Introducing: Startup Community Leader Of The Year

Startup Community Leader Of The Year, Startup CommunitiesNibletz, the voice of startups everywhere else wants to know who you think the startup community leader of the year is. Who is driving entrepreneurship, innovation, and change in your community? Who is serving as a catalyst among the people in your community?

Now we love Tony Hsieh and Brad Feld, but they are very well known community leaders who actually speak about community leaders all the time. We want to know the names of the people in your area that we may not know. Is there a person who takes startups under his or her wing and helps them get to the next level?

Is there a startup founder that has taken his or her good fortune and spread it around the startup community?

We are taking nominees from now until November 15th. Just email your pick’s name and up to three paragraphs about why they would be the Startup Community Leader of the Year. On November 15th we will put the top 10 nominees up for a nationwide vote.

The Startup Community Leader of the Year will get a chance to speak at Everywhere Else Tennessee, February 17-19th 2014, free room during the conference at the Sheraton Downtown Memphis thanks to our friends at the Marston Group, and three extra VIP attendee tickets, one for whoever nominated that person and two for the winners friends, relatives or other startup partners.

Start sending your stories and  nominees to, and we’ll get the top 10 posted for voting by November 15th.  Remember we’re looking for strong community leaders in your local community and that’s about the only rule. Oh and you can’t nominate yourself.

The address for nominations again is Don’t forget to add up to three paragraphs about why this person is your nominee for Startup Community Leader Of The Year.

Make sure you’ve got your ticket or Startup Avenue booth!

Startup Communities Guru Brad Feld To Kick Off Early Stage Symposium In Madison

Brad Feld, Startup Communities, Everywhere Else, Madison eventThe Wisconsin Technology council has booked Startup Communities Author/Guru, Foundry Founder, and Techstars Co-Founder Brad Feld to kick off their “early stage symposium” event on November 5th in Madison. Feld will be speaking to the group of entrepreneurs and innovators via telepresence at 8:30am the morning of Tuesday November 5th.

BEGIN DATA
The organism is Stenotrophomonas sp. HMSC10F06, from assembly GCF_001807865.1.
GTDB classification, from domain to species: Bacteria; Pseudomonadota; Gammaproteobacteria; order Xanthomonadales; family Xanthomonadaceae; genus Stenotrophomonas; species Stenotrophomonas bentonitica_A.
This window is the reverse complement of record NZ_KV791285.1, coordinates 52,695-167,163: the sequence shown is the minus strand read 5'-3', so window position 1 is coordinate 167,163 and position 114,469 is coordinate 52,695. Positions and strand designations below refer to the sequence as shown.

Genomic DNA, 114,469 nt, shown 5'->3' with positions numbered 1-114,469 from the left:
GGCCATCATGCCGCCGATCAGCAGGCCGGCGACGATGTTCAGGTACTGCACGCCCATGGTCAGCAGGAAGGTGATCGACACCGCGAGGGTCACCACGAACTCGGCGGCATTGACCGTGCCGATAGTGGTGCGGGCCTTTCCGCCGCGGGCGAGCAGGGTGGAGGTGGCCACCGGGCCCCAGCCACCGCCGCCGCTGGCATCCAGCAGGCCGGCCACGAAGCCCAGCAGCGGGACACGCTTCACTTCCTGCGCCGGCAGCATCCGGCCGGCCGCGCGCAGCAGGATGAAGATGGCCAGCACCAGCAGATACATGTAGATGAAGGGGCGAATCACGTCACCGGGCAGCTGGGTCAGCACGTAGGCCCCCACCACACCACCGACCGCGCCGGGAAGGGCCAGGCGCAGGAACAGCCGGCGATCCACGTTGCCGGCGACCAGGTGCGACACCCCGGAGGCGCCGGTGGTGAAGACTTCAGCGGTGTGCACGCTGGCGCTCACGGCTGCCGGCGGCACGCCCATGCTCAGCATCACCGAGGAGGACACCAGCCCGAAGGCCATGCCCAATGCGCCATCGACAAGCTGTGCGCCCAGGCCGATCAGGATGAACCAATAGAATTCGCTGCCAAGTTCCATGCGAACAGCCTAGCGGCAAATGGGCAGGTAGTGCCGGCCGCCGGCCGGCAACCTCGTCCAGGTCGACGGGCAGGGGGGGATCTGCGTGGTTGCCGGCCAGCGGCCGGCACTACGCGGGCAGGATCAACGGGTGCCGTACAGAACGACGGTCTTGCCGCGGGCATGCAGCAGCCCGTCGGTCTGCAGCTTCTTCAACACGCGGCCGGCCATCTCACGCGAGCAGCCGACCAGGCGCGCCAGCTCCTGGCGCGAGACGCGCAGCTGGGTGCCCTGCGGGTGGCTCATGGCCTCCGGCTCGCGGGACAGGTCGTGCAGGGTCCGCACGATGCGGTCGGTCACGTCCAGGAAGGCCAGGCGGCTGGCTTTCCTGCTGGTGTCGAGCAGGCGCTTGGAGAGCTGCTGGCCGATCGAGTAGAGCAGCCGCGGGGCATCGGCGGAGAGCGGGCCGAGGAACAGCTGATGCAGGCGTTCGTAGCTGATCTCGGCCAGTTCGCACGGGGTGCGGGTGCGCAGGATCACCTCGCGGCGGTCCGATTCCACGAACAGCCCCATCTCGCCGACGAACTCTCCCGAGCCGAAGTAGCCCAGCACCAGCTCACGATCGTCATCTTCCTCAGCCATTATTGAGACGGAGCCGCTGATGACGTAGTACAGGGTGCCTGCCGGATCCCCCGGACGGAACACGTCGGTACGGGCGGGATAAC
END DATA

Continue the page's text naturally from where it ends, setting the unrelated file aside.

As an added bonus all of the attendees to the early morning kick off lecture will also receive a copy of Feld’s book Startup Communities, which serves as the unofficial bible to building and strengthening your startup community/ecosystem.

Feld has been an early stage investor and entrepreneur since 1987. Prior to co-founding Foundry Group, he helped start Mobius Venture Capital and previously co-founded Intensity Ventures. Feld’s role in TechStars began in Boulder and has since spread to six other locations while helping to spark the growth of tech business accelerators nationally.

In addition to his investing efforts, Feld has been active with several non-profit organizations and is chair of the National Center for Women & Information Technology, co-chair of Startup Colorado, and on the board of UP Global. Feld writes the widely read blogs Feld Thoughts, Startup Revolution, and Ask the VC.

“We’re excited to have Brad Feld address this year’s symposium and to help set the tone for a continued conversation about Wisconsin’s evolving startup scene,” said Tom Still, president of the Wisconsin Technology Council, which produces the two-day conference.

The rest of the event will feature:

• Presentations by more than 20 companies selected for the Wisconsin Angel Network investors’ track. Investors from across Wisconsin and beyond will attend.

• The annual Elevator Pitch Olympics, which provide 90-second presentation opportunities for 15 or more additional companies. A panel of investors will judge the contest.

• More than a dozen panel discussions or plenary sessions featuring leading entrepreneurs, investors and others tied to the tech sector.